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Fast Automatic Bone Surface Segmentation in Ultrasound Images Without Machine Learning

Conference paper
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Part of the Lecture Notes in Computer Science book series (LNCS, volume 12722)

Abstract

Reconstructing 3D bone images with 2D clinical ultrasound image is one of the primary developmental trends of computer-assisted orthopaedic surgery procedures, and real-time bone segmentation is required for such development. We previously presented a dynamic programming method with local phase tensor extraction for bone structure segmentation that could process one ultrasound frame with a true positive ratio of 71% in approximately 1 s. The present study aimed to reduce the segmentation time to enable real-time computational capacity for clinical application developments. A simplified bone probability algorithm was optimised by systematically identifying and removing the components which cost most computing resources. The segmentation results produced by the bone probability method were compared to the local phase method, and manual segmentation carried out by clinical experts. The proposed method had higher recall metric (0.67) than the local phase method (0.61), while the computational time is reduced to 0.02 s per image. However, the bone probability method did not perform as well as the local phase method in specificity and precision metrics. In conclusion, the simplified version of the segmentation algorithm improved computational speed and promised an advantage in further real time application developments, but additional functions that can improve accuracy and further extensive validations are still required before further clinical application developments.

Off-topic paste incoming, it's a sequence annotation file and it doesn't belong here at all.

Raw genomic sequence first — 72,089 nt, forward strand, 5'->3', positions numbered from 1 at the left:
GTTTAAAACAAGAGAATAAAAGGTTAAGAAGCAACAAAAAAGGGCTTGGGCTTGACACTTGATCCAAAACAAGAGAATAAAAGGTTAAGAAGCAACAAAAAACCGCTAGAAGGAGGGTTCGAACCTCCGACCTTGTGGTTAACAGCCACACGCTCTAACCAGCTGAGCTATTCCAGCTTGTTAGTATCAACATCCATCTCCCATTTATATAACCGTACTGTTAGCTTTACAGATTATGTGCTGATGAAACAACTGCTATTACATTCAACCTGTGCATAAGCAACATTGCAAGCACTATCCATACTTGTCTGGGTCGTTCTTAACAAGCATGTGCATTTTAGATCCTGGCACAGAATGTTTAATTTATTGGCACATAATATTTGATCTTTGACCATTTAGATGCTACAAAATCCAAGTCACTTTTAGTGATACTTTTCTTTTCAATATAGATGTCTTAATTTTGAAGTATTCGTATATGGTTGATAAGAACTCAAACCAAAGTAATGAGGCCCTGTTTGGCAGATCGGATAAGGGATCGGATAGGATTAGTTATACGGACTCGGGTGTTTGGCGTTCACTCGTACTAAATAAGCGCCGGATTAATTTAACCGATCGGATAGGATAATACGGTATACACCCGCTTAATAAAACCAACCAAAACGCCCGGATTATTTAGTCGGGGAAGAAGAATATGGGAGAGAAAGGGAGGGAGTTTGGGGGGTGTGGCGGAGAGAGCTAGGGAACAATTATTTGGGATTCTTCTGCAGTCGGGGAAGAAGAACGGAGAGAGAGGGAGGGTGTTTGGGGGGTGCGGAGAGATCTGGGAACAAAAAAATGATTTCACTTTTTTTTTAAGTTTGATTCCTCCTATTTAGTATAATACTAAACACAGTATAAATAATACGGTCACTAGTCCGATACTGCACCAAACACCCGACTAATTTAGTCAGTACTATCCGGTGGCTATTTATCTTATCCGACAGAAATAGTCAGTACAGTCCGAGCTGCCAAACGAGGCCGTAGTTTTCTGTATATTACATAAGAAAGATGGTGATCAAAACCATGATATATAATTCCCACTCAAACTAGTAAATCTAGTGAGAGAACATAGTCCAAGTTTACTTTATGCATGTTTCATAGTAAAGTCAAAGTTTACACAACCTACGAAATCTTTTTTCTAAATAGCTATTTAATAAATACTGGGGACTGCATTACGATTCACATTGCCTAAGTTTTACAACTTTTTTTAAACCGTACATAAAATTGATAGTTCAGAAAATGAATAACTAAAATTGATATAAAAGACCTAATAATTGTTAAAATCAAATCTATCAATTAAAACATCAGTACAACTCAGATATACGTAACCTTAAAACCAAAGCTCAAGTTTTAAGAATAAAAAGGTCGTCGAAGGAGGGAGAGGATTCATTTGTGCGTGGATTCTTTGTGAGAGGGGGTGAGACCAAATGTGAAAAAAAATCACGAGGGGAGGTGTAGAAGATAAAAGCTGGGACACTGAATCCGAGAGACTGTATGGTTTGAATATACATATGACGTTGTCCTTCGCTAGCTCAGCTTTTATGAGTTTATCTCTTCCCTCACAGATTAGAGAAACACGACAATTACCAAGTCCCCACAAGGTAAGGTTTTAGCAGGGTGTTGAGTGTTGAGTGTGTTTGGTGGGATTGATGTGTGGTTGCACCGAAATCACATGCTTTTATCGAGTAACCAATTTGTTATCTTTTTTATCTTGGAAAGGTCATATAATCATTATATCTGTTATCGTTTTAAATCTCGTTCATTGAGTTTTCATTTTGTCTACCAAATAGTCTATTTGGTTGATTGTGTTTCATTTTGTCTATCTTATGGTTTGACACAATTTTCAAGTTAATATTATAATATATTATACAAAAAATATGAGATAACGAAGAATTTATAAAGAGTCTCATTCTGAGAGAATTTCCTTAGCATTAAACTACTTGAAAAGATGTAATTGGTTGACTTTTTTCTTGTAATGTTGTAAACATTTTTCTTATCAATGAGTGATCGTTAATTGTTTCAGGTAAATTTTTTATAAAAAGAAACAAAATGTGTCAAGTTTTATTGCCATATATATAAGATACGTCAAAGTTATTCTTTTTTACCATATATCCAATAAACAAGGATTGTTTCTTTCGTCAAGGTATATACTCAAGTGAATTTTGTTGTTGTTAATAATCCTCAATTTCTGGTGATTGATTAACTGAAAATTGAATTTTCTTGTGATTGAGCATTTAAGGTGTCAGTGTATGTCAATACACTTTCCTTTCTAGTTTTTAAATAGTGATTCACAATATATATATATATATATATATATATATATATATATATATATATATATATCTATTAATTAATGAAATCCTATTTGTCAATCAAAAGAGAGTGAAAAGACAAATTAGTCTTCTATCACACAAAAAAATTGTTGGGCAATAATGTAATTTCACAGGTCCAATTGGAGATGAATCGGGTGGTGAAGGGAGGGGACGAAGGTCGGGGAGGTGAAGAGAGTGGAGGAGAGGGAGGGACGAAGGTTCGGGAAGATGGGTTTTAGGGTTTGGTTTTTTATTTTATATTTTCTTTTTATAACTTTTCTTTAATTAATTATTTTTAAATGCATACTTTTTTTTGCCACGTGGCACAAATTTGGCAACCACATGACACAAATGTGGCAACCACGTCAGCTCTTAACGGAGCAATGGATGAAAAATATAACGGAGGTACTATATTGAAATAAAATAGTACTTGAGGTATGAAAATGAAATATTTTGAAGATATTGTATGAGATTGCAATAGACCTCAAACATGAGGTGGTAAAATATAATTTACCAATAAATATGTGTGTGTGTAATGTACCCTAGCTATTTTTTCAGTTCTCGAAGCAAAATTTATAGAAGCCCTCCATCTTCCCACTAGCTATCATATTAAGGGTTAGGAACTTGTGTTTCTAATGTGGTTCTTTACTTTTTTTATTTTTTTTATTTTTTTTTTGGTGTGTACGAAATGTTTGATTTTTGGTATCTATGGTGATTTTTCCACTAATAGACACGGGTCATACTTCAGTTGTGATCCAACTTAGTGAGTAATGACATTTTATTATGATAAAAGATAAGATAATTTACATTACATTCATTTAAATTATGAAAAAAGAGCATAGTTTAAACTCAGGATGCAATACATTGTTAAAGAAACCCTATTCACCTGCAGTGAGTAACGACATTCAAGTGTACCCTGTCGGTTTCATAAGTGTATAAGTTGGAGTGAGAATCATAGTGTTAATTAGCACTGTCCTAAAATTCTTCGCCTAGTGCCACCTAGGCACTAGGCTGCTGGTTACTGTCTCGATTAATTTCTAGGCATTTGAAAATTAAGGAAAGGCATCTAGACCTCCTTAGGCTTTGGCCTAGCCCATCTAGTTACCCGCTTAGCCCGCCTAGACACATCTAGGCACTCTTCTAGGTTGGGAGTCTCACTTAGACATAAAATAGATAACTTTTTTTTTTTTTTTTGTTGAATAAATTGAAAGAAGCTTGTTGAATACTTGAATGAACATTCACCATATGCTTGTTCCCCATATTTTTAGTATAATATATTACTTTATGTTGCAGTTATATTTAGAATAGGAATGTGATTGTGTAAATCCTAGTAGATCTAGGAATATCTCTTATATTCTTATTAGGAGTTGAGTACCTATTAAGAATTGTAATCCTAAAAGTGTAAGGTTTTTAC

Keywords

Bone segmentation Ultrasound imaging Bone probability map 

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© Springer Nature Switzerland AG 2021

Authors and Affiliations

  1. 1.Oxford Orthopaedic Engineering Centre, Nuffield Department of Orthopaedics, Rheumatology and Musculoskeletal SciencesUniversity of OxfordOxfordUK
  2. 2.Department of Computer ScienceUniversity of HuddersfieldHuddersfieldUK

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